Contrast this with Anne Hathaway’s no-holds-barred portrayal of descent into despair, loss and death.  No soft focus here, no semi-comic images of the harlots scene.  There is an ugliness and horror about Fantine’s situation as it plummets downhill, and Ms Hathaway treats us to a smorgasbord of blood, sweat, grime and tears, not to mention snot, spit and coarse dentistry.  Her evocation of innocence and anger at cruel fate is compelling even as it is repellent.  The pathos of her dawning, disbelieving hope as Valjean whisks her away to hospital is palpable, and the skill of the performer is complemented by pitiless close-ups, every nuance of expression and suffering right in your face.  The impact is awesome, in a way that could never be achieved on stage.  You sit there in the dark, and you suffer – vicariously it’s true, but nonetheless convincing for that.

Look out for and beware many such moments of tear-jerking, sob-racking grief in this three hour marathon which yet somehow flies by.  The rebel’s badge placed with unexpected tenderness on the corpse of a young boy, whose sightless eyes rivet the watcher in horror at such waste.  The last two students, cornered by an open window and snarling defiance behind their tattered flag as they face the guns levelled at them, determined on their martyrdom and quite impervious to fear.  Powerful, massively emotive stuff.

This is the magic of the movie treatment of Les Mis.  Time and again, you are drawn inexorably into the inner feelings of a character in extremis, and this applies to heroes and villains alike.  The distinction between the two poles of good and evil is fine, as it should be with any real, human story.  These are three-dimensional characters given full rein by the possibilities offered on the big screen.  Our feelings are not spared, and there is uncomfortably little distance between our perspective and the struggle and conflicts unfolding before us.  But the same also applies to the moments of love and beauty, and to the final message of redemption, and we are warmed by these in equal measure to the shock and grief we experience elsewhere.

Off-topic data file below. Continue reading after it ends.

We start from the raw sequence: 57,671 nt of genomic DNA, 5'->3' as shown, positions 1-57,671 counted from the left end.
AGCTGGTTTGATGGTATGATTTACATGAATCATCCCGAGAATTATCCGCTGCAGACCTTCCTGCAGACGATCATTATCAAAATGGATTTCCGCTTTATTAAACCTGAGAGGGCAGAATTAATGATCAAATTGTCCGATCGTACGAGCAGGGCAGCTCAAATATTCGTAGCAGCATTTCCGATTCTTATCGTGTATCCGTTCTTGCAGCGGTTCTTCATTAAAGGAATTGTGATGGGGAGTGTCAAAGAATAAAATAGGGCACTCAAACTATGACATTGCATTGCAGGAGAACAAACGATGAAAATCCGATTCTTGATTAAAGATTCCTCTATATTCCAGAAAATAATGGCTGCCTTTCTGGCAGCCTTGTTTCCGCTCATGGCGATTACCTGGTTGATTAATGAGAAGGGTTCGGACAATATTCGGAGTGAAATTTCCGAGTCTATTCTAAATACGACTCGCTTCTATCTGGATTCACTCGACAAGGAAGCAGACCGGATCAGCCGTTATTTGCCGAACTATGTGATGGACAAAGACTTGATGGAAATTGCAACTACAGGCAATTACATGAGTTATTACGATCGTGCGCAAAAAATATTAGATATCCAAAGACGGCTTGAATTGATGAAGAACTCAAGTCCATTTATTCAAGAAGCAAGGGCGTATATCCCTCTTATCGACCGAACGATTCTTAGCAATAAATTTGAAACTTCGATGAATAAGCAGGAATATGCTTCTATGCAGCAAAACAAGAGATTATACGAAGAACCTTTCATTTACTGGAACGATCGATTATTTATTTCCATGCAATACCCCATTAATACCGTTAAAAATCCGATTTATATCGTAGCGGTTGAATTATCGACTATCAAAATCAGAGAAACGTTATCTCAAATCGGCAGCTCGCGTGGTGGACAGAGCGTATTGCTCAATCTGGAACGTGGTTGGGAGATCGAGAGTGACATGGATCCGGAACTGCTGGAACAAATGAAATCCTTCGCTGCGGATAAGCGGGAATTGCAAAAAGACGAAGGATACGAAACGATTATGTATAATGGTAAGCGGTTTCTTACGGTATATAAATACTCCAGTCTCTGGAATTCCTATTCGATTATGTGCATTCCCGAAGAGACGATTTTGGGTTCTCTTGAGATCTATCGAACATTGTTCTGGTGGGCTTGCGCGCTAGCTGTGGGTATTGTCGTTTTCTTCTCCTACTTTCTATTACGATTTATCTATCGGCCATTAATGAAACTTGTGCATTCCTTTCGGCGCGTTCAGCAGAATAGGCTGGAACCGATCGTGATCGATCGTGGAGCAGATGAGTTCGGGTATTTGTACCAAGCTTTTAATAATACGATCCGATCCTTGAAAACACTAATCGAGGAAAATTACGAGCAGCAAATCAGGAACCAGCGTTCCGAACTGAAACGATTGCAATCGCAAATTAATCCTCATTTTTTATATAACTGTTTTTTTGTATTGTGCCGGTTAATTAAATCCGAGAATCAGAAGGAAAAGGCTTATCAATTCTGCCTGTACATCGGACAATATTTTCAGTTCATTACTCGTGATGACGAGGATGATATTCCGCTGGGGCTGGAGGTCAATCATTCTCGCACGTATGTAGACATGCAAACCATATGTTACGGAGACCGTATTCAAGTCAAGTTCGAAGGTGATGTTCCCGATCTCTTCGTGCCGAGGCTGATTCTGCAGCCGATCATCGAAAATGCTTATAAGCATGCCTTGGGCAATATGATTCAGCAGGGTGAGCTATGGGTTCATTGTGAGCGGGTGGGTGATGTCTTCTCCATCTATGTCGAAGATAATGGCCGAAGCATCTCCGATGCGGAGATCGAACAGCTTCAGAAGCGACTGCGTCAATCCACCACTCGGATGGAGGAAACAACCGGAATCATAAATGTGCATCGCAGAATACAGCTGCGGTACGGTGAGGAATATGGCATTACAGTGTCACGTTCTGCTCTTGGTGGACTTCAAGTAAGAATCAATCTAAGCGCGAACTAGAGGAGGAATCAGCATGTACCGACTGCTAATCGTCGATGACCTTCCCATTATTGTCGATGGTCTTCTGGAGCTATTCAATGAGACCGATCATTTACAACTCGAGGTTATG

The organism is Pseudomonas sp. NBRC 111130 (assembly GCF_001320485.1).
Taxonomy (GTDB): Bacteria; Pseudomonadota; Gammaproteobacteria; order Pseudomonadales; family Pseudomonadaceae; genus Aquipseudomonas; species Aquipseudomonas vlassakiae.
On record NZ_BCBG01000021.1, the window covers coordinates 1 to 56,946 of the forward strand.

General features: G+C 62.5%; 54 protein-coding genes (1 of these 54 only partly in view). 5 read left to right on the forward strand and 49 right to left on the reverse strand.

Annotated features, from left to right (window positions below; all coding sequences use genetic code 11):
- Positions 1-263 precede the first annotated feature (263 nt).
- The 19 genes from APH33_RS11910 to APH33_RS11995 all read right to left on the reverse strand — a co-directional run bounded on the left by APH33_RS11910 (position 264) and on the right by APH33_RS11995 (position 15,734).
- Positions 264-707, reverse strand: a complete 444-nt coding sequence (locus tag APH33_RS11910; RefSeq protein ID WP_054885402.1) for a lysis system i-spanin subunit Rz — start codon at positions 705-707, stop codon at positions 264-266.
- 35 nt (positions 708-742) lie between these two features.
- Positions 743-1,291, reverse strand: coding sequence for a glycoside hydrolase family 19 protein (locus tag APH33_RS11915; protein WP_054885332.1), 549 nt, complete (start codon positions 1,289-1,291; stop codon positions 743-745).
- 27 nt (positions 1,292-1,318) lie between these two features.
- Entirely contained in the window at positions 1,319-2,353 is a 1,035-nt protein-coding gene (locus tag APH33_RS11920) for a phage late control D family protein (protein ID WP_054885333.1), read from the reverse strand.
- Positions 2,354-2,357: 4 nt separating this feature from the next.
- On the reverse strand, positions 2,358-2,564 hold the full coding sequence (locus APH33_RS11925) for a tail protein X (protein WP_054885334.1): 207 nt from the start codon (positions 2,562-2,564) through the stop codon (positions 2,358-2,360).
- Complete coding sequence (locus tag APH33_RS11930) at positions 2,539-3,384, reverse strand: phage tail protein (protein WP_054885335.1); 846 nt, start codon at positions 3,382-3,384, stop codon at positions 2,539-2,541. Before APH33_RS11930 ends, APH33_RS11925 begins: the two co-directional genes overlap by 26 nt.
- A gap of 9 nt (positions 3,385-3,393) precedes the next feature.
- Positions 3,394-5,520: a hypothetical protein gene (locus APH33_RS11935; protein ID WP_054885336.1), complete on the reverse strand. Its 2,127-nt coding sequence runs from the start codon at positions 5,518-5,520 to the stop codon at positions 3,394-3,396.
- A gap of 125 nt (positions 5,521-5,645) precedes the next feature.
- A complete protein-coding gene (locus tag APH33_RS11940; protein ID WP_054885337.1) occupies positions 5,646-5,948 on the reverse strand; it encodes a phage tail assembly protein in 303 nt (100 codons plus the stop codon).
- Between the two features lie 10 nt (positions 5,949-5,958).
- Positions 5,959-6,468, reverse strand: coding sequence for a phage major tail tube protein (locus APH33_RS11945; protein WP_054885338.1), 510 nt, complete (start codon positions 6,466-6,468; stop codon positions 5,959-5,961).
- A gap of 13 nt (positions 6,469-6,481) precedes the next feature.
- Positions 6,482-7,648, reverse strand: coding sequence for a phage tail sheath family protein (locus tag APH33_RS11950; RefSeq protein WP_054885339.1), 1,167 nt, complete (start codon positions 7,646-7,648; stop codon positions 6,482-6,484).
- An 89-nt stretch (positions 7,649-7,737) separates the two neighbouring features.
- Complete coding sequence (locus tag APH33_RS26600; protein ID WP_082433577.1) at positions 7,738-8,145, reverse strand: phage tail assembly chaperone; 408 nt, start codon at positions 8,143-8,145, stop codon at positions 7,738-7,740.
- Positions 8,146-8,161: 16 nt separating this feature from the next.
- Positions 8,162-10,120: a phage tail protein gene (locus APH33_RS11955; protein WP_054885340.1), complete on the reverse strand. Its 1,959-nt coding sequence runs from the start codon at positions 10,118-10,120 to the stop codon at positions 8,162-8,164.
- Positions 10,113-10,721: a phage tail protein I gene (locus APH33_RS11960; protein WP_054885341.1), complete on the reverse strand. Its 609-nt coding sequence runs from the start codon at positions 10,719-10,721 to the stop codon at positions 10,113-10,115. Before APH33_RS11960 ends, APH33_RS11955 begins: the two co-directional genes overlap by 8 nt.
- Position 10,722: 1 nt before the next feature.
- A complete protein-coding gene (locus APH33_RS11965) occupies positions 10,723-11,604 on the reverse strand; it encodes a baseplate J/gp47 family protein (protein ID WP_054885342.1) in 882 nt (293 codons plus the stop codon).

Les Misérables is a motion picture tribute to an immortal piece of musical theatre, and as such it has more than achieved its goal, which must – as a minimum – have been to leave the legacy untarnished.  In actually enhancing the experience, it has certainly surpassed my expectations, and I feel that the next time I see the show, it will be with an increased understanding of the story, the characters and the whole phenomenon.  An amazing movie and one I would heartily recommend to anyone – but make sure you’re adequately hydrated, and take plenty of tissues….